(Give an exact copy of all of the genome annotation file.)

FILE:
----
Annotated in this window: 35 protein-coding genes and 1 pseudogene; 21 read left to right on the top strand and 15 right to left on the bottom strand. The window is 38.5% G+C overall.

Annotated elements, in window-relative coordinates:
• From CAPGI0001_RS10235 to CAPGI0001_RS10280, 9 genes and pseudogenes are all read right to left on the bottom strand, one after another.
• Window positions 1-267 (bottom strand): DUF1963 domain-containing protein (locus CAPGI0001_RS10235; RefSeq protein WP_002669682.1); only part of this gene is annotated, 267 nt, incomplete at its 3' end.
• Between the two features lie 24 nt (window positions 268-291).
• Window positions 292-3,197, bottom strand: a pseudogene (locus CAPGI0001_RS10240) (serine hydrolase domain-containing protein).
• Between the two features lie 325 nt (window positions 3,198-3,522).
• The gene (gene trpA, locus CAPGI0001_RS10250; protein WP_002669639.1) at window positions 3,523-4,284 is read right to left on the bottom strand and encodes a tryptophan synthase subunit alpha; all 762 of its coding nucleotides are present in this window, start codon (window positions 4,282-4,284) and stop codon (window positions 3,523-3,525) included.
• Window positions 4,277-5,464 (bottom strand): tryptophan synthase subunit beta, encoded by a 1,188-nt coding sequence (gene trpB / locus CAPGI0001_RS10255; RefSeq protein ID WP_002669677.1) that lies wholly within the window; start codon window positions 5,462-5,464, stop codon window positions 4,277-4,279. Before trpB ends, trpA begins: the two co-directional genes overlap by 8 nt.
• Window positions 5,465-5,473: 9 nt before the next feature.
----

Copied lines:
Annotated in this window: 35 protein-coding genes and 1 pseudogene; 21 read left to right on the top strand and 15 right to left on the bottom strand. The window is 38.5% G+C overall.

Annotated elements, in window-relative coordinates:
• From CAPGI0001_RS10235 to CAPGI0001_RS10280, 9 genes and pseudogenes are all read right to left on the bottom strand, one after another.
• Window positions 1-267 (bottom strand): DUF1963 domain-containing protein (locus CAPGI0001_RS10235; RefSeq protein WP_002669682.1); only part of this gene is annotated, 267 nt, incomplete at its 3' end.
• Between the two features lie 24 nt (window positions 268-291).
• Window positions 292-3,197, bottom strand: a pseudogene (locus CAPGI0001_RS10240) (serine hydrolase domain-containing protein).
• Between the two features lie 325 nt (window positions 3,198-3,522).
• The gene (gene trpA, locus CAPGI0001_RS10250; protein WP_002669639.1) at window positions 3,523-4,284 is read right to left on the bottom strand and encodes a tryptophan synthase subunit alpha; all 762 of its coding nucleotides are present in this window, start codon (window positions 4,282-4,284) and stop codon (window positions 3,523-3,525) included.
• Window positions 4,277-5,464 (bottom strand): tryptophan synthase subunit beta, encoded by a 1,188-nt coding sequence (gene trpB / locus CAPGI0001_RS10255; RefSeq protein ID WP_002669677.1) that lies wholly within the window; start codon window positions 5,462-5,464, stop codon window positions 4,277-4,279. Before trpB ends, trpA begins: the two co-directional genes overlap by 8 nt.
• Window positions 5,465-5,473: 9 nt before the next feature.